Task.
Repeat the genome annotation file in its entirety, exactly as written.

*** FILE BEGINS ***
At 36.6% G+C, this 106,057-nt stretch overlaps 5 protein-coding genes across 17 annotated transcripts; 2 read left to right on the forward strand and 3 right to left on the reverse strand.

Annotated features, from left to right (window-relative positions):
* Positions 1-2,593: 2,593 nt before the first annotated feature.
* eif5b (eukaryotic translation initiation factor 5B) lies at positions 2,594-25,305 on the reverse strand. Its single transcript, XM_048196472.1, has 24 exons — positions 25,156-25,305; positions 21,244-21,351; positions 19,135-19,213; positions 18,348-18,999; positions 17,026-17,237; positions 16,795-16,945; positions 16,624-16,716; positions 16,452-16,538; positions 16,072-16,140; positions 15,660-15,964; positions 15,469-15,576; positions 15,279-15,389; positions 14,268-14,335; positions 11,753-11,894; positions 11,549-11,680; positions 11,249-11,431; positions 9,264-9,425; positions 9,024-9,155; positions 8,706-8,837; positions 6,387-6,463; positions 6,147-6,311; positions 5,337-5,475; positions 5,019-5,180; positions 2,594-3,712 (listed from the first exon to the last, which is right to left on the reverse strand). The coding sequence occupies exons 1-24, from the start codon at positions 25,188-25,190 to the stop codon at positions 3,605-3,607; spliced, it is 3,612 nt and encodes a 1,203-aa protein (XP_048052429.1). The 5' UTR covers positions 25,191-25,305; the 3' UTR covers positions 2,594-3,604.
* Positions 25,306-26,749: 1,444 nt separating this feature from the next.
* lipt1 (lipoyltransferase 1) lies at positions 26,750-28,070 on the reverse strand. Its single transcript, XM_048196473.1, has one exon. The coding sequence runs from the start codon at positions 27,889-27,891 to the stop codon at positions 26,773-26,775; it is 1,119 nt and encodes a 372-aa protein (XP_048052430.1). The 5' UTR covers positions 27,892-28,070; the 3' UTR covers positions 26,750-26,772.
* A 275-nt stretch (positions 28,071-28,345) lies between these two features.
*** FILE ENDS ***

At 36.6% G+C, this 106,057-nt stretch overlaps 5 protein-coding genes across 17 annotated transcripts; 2 read left to right on the forward strand and 3 right to left on the reverse strand.

Annotated features, from left to right (window-relative positions):
* Positions 1-2,593: 2,593 nt before the first annotated feature.
* eif5b (eukaryotic translation initiation factor 5B) lies at positions 2,594-25,305 on the reverse strand. Its single transcript, XM_048196472.1, has 24 exons — positions 25,156-25,305; positions 21,244-21,351; positions 19,135-19,213; positions 18,348-18,999; positions 17,026-17,237; positions 16,795-16,945; positions 16,624-16,716; positions 16,452-16,538; positions 16,072-16,140; positions 15,660-15,964; positions 15,469-15,576; positions 15,279-15,389; positions 14,268-14,335; positions 11,753-11,894; positions 11,549-11,680; positions 11,249-11,431; positions 9,264-9,425; positions 9,024-9,155; positions 8,706-8,837; positions 6,387-6,463; positions 6,147-6,311; positions 5,337-5,475; positions 5,019-5,180; positions 2,594-3,712 (listed from the first exon to the last, which is right to left on the reverse strand). The coding sequence occupies exons 1-24, from the start codon at positions 25,188-25,190 to the stop codon at positions 3,605-3,607; spliced, it is 3,612 nt and encodes a 1,203-aa protein (XP_048052429.1). The 5' UTR covers positions 25,191-25,305; the 3' UTR covers positions 2,594-3,604.
* Positions 25,306-26,749: 1,444 nt separating this feature from the next.
* lipt1 (lipoyltransferase 1) lies at positions 26,750-28,070 on the reverse strand. Its single transcript, XM_048196473.1, has one exon. The coding sequence runs from the start codon at positions 27,889-27,891 to the stop codon at positions 26,773-26,775; it is 1,119 nt and encodes a 372-aa protein (XP_048052430.1). The 5' UTR covers positions 27,892-28,070; the 3' UTR covers positions 26,750-26,772.
* A 275-nt stretch (positions 28,071-28,345) lies between these two features.